It seems as though every day there is another celebrity telling us how the government should work.
Journalists claim socialism will save the country as they look down on the masses from their penthouse apartments. Actors call for the repeal of the Second Amendment from inside their gated communities. Athletes call for freedom of speech while shouting down anyone who holds an unpopular opinion.
The rich and famous tell us how to live and what to think, and so many people who idolize their talents hold out their political beliefs as fact. However, why should we care about a football player’s take on the Constitution, or a comedian’s views on the economy?
Lerbon James recently sat down with CNN’s Don Lemon for an interview covering a wide-range of topics. In it James stated “You know, we are in a position right now in America where this race thing [has] taken over. I believe our president is kinda trying to divide us. He is — I don’t want to say kinda. He’s dividing us.” James fails to recognize that this divisiveness in sports has been around since long before President Trump. Colin Kaepernick started kneeling in August of 2016, before President Trump was elected. James himself politicized his sport when he wore a hoodie to a basketball game in 2012 to protest the death of Trayvon Martin.
At the 2018 Tony Awards, Robert DeNiro started off his speech by saying “First, I wanna say, ‘f**k Trump. It’s no longer ‘Down with Trump,’ it’s ‘f**k Trump.” This “bravery” earned a standing ovation from the far-left crowd. De Niro was born to artist parents in New York, and dropped out of school at age 16 to pursue acting.
At the same award show, Andrew Garfield said “We are all sacred, and we all belong, so let’s all just bake a cake for everyone who wants a cake to be baked!” Garfield was referring to the Masterpiece Cakeshop case in which the Supreme Court ruled the bakery did not have to make a wedding cake for a gay wedding. Garfield speaks about the rights of everyone to live as they see fit, except the baker of course. Unsurprisingly, Garfield’s schooling at the Central School of Speech and Drama must have skipped the section on religious freedom in the Constitution.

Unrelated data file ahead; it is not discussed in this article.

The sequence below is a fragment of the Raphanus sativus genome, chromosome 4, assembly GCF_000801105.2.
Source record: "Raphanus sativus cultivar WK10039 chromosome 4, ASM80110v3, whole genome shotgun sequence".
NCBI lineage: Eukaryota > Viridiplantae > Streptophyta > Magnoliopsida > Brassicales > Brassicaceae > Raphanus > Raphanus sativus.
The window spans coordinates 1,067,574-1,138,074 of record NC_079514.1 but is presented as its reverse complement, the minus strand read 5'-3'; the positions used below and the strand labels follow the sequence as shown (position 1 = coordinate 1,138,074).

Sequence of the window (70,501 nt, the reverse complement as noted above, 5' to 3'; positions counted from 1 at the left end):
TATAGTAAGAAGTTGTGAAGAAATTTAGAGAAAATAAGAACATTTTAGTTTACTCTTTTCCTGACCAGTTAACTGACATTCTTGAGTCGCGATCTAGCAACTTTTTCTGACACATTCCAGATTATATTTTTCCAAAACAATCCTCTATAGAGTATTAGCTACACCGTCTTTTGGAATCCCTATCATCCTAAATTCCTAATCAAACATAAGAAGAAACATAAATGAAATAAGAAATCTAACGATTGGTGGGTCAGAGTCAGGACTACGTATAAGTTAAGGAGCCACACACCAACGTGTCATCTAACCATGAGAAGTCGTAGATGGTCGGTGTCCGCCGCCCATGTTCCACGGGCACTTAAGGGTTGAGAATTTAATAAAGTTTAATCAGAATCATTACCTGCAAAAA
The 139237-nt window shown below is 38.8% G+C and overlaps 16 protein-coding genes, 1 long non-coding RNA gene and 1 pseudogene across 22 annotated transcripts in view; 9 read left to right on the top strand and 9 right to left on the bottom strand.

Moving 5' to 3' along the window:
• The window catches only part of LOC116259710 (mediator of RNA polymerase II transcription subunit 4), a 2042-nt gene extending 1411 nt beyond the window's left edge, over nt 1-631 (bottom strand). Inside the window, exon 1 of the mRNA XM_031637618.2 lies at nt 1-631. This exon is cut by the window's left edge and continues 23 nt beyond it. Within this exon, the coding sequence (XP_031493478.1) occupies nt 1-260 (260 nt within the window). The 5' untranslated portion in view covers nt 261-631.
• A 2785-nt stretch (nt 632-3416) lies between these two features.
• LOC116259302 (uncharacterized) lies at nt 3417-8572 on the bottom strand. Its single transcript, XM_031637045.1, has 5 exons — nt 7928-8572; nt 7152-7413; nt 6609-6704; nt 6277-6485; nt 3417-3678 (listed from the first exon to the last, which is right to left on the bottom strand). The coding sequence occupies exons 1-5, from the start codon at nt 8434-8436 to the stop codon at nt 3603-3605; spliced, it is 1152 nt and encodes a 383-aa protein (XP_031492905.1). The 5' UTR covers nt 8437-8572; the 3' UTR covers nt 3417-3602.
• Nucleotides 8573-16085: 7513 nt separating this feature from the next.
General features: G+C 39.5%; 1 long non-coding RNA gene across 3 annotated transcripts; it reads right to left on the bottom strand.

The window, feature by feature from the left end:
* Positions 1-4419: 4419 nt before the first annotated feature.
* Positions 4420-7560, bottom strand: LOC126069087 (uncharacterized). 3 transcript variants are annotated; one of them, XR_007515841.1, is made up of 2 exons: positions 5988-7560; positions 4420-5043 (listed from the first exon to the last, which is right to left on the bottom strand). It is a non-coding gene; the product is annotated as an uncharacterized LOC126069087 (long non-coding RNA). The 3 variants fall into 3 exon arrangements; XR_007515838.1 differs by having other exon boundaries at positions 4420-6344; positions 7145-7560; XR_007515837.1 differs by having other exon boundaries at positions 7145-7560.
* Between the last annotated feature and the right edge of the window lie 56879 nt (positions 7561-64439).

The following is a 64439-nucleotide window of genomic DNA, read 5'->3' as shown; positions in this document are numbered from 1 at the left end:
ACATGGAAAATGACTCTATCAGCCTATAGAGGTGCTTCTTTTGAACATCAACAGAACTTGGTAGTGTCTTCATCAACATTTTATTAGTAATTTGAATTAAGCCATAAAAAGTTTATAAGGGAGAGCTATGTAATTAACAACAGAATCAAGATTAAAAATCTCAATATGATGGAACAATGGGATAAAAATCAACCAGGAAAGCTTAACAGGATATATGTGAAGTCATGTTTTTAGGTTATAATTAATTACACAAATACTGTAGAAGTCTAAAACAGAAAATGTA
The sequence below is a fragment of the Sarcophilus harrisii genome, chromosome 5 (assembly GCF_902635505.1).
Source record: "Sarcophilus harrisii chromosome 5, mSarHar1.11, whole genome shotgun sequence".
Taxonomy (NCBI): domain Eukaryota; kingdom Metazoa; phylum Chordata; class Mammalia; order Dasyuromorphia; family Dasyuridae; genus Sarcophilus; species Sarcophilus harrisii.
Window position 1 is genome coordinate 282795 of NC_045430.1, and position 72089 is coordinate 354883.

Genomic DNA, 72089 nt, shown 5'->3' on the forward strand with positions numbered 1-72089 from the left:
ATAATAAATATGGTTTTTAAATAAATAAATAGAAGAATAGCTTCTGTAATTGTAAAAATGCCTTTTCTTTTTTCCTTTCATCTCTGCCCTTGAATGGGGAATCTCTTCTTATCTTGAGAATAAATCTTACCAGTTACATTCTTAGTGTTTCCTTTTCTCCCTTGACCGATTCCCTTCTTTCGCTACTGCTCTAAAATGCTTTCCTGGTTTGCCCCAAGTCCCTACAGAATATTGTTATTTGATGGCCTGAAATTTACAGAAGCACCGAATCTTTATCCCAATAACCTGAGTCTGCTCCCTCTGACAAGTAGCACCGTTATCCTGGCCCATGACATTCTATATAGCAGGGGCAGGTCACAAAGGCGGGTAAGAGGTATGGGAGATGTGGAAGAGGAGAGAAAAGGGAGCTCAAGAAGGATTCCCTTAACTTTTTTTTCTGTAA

The right is not safe from this either. Comedic actress Roseanne Barr was welcomed with open arms for portraying a Trump-Supporter on her sitcom, and speaking out in favor of President Trump. However, she was fired after she wrote an offensive tweet about former adviser to President Obama, Valerie Jarrett. Her outbursts should not have been a complete shock, as Barr has run for President as a Peace and Freedom Party ticket, and protested with “Occupy Wall Street” in 2011.
With so many examples of celebrities giving their commentary, without expertise, on our political climate, we must ask why people take these views so seriously.
The “Halo Effect” is a phenomenon in which we see someone who is an “expert” at one thing, and assume they are experts at other things too. Psychologist Edward Thorndyke in 1920 discovered that commanding officers in the military usually viewed a soldier as “good” in all aspects or “bad” across the board. They rarely awarded some “good” and some “bad” traits to the soldiers, even though that was much more accurate. This concept was later expanded far beyond the military to include aspects of everyday life as well.
Models are often believed to have some financial expertise, or knowledge about car engines, simply because they are beautiful. We assume a good athlete or singer should also be a great actor, even if they’ve never acted before. Actors who have played politicians in movies must have some political expertise, even if they’ve never opened a political science book.
This is not just an issue on one side of the political aisle, nor is it limited to the political sphere. Company CEOs and presidents have fallen prey to the “Halo Effect” by overvaluing certain traits in their employees, and undervaluing other traits, leading to hiring or promoting under qualified candidates.
The dangers of falling into the “Halo Effect are twofold. First, when we look to these non-expert elites for their policy advice, we are likely to pursue faulty policies. Second, we tend to gravitate towards celebrities as soon as they agree with our worldview without vetting them first. This has resulted in idolizing people with questionable or immoral pasts, or needing to backtrack when they acting inappropriately in the future.
Now this is not to say that celebrities should stay silent, or have no right to an opinion. We should listen to their unique perspectives, as every person can bring an individual viewpoint to a topic. However, we must understand that unless they have proven some expertise on a topic, their opinions do not carry any additional weight. The ability to act on screen or play a sport does not give them any sort of expertise on morality, business, or politics.
We look to them for entertainment on the big screen, the field, or the stage, but we don’t need to look to them for their political commentary. Celebrities have every right to profess their misinformed opinions to their audiences, and we have every right to criticize and ignore them.